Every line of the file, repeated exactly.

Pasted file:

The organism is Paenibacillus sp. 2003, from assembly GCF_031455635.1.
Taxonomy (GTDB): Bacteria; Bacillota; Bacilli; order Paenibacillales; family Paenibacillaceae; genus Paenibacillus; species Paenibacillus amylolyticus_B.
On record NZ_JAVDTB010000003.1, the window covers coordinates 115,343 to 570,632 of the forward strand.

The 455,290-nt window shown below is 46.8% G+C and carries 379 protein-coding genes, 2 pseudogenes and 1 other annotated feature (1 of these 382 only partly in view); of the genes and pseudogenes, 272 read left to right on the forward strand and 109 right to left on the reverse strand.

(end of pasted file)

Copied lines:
The organism is Paenibacillus sp. 2003, from assembly GCF_031455635.1.
Taxonomy (GTDB): Bacteria; Bacillota; Bacilli; order Paenibacillales; family Paenibacillaceae; genus Paenibacillus; species Paenibacillus amylolyticus_B.
On record NZ_JAVDTB010000003.1, the window covers coordinates 115,343 to 570,632 of the forward strand.

The 455,290-nt window shown below is 46.8% G+C and carries 379 protein-coding genes, 2 pseudogenes and 1 other annotated feature (1 of these 382 only partly in view); of the genes and pseudogenes, 272 read left to right on the forward strand and 109 right to left on the reverse strand.